Two forensic accountants gave differing opinions as to the value of the business. The husband’s accountant stated £1.7 million; the wife’s accountant stated £5.3 million. Quite a difference! The husband’s legal costs, including accountancy evidence, totalled £126,000; the wife’s, £280,000.
The Judge began by quoting from Lord Nicholls in the House of Lords case, Miller v Miller; McFarlane v McFarlane (2006), UKHL 24. “Valuations are often a matter of opinion on which experts differ. A thorough investigation into these differences can be extremely expensive and of doubtful utility…. This is to misinterpret the exercise in which the court is engaged…a broad analysis, not a detailed accounting exercise”.
Mr Justice Moylan stated that in his opinion, to seek to construct an award based on a broad valuation of a business could be unfair – particularly since valuations of private companies “are among the most fragile valuations that can be obtained”.
But how is such a substantial asset in a marriage to be valued? Evidently not by the detailed exercise in which these parties became involved!
Both accountants had managed to agree that an “Enterprise Value” was an appropriate methodology. This is an assessment of future maintainable earnings (FME) and application of a multiplier to those earnings, in order to calculate the capital value of the business. The wife’s accountant, however, contended for FME of £856,000; the husband’s, of £633,000. The wife’s accountant applied a multiplier of 9; the husband’s, a multiplier of 6. The parties then argued about the multiplier and about a number of other complex issues affecting the final figure. The judge patiently considered them all, in the interests of fairness to both parties, but made it clear that he was not validating the exercise.
The Judge decided upon an FME of £725,000 and a multiplier of 6.5, which gave a net business valuation of £2.5million. He found the husband’s involvement of more than 33 years in the business as a relevant pre-marital contribution, and rejected the wife’s application for equal division of capital.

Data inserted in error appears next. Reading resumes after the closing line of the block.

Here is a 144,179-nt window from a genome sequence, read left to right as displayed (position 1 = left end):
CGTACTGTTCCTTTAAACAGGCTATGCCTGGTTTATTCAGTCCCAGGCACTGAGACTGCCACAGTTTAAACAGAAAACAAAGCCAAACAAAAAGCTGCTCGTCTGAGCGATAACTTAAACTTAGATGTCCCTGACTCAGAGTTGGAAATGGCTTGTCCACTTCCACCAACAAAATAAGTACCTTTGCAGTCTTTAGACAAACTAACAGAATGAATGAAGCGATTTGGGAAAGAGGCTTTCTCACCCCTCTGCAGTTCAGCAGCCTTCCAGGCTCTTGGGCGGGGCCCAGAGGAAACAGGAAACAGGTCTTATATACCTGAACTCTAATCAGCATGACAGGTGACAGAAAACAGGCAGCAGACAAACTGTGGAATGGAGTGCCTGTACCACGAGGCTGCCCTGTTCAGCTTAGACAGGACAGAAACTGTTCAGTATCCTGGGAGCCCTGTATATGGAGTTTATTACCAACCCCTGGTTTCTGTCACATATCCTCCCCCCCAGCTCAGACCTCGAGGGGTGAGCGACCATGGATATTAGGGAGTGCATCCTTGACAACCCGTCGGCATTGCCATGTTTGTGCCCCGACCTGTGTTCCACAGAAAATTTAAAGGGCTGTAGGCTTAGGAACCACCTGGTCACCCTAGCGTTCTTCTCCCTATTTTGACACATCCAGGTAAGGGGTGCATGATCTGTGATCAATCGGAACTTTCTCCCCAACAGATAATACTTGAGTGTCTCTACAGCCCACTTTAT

Mr Justice Moylan expressly referred to fairness as the overriding principle. He assessed the wife’s needs and, although both parties had argued for the wife to be given a clean break, (the husband on the basis of an excessively low capital award, the wife on a near wipe-out of the husband’s capital), found a clean break to be unachievable. He awarded the wife capital and continuing maintenance. Presumably, this satisfied neither party. After all, they had racked up joint legal costs of £400,000!
So what conclusions should be drawn?
Sometimes it is hard for advisors to stand back from their clients and take a birds’ eye view. But in cases such as this, advisors need to remain objective. Fairness requires less subjectivity and more of a meeting of minds.
I would recommend that in most cases, a single joint experts’ report should be obtained to value business assets. My preference is for less analysis, which I find many forensic accountants adopt when preparing their reports. Perhaps this is with an eye to professional liability – it is hard to say. However, I believe accountants could and should be comfortable with a “broad brush” approach.
In a case such as H v H, by agreeing to an even higher valuation than that adopted by the Judge, perhaps that £400,000 could have been better used to meet the parties’ needs. The focus could then have fallen upon how the payment would be made, and over what period. By agreeing the maintenance to be paid until the capital sum had been paid in full, fairness and certainty would have been achieved for both parties. Finally, the spectre of section 31 of the Matrimonial Causes Act 1973 would also have been avoided.